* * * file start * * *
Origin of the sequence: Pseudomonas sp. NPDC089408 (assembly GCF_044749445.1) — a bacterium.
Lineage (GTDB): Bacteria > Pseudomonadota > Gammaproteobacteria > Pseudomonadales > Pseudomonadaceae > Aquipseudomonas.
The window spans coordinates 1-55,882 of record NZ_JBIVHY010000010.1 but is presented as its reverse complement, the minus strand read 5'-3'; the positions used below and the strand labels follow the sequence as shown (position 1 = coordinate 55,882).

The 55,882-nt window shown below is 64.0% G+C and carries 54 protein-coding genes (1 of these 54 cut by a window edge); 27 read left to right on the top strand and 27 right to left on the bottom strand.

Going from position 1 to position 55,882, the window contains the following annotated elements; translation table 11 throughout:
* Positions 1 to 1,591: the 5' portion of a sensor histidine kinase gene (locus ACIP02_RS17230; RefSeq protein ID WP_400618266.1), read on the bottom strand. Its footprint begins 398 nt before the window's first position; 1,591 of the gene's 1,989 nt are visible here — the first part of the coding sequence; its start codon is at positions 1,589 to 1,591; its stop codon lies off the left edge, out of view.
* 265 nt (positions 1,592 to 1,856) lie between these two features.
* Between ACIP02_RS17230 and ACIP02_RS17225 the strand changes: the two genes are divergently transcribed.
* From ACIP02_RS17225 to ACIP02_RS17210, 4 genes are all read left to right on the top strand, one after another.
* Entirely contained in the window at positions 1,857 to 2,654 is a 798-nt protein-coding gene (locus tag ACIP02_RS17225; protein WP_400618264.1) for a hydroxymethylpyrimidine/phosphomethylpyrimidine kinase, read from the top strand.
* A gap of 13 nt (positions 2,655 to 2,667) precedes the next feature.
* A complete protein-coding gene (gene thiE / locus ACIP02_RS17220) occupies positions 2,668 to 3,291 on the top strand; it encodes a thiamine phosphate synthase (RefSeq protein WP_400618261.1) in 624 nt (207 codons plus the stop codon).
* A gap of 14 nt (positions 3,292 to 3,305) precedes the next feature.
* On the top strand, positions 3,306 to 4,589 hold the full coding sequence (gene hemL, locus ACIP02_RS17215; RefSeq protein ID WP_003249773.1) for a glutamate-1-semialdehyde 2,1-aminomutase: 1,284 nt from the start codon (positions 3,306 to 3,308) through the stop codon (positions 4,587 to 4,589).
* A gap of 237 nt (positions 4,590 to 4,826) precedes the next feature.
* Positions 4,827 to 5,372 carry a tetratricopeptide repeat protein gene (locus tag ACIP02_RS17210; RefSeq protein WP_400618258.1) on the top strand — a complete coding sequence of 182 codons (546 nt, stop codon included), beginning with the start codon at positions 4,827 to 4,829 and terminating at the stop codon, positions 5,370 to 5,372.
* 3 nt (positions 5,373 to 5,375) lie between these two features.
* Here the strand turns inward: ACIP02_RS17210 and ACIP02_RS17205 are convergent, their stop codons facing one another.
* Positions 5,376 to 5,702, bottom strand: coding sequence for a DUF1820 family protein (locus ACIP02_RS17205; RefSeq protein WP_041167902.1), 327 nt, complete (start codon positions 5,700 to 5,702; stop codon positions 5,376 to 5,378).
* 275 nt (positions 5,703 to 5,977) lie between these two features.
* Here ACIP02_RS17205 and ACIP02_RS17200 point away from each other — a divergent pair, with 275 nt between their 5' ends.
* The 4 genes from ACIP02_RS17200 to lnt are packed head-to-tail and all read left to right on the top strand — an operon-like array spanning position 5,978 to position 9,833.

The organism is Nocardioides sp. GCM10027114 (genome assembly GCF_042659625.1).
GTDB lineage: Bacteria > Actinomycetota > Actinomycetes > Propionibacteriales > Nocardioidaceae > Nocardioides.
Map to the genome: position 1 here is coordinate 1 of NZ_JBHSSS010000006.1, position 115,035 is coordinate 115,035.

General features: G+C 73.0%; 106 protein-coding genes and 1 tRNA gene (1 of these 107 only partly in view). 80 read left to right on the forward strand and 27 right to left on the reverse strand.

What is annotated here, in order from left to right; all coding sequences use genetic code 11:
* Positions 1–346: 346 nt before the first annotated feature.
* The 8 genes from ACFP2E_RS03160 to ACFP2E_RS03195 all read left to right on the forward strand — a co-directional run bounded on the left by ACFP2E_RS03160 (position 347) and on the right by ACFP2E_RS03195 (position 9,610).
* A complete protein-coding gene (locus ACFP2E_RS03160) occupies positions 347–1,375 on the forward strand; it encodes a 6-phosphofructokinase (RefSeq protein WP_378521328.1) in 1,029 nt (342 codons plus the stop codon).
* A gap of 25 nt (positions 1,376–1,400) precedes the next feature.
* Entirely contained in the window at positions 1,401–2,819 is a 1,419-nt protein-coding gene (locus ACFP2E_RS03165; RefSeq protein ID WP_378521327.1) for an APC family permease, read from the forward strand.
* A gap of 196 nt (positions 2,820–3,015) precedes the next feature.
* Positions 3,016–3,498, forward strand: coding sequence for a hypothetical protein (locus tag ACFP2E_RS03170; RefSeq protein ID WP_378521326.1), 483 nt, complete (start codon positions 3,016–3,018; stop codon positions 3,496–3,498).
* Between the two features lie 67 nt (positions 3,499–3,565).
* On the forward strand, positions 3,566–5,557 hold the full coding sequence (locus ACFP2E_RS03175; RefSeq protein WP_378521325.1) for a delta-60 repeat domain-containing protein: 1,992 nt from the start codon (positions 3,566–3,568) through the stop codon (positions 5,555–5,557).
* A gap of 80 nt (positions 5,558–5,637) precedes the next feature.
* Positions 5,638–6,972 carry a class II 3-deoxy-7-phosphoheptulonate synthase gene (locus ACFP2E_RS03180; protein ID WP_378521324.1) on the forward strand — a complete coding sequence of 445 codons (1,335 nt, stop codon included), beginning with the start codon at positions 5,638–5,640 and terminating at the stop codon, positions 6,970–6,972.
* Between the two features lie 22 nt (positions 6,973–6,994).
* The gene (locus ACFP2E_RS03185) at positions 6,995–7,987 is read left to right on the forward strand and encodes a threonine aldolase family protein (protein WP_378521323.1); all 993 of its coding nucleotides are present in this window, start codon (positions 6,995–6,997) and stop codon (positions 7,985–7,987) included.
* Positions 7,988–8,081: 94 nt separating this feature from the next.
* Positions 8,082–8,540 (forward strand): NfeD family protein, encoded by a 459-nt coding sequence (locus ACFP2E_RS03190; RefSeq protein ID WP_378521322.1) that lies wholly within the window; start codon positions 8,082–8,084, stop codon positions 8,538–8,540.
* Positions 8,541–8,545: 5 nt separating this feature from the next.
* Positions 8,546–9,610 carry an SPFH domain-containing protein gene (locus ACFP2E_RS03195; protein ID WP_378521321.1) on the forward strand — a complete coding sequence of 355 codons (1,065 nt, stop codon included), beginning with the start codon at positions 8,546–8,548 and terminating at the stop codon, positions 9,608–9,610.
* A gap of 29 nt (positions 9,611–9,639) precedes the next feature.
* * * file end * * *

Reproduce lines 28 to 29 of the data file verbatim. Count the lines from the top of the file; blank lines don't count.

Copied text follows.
* Positions 1–346: 346 nt before the first annotated feature.
* The 8 genes from ACFP2E_RS03160 to ACFP2E_RS03195 all read left to right on the forward strand — a co-directional run bounded on the left by ACFP2E_RS03160 (position 347) and on the right by ACFP2E_RS03195 (position 9,610).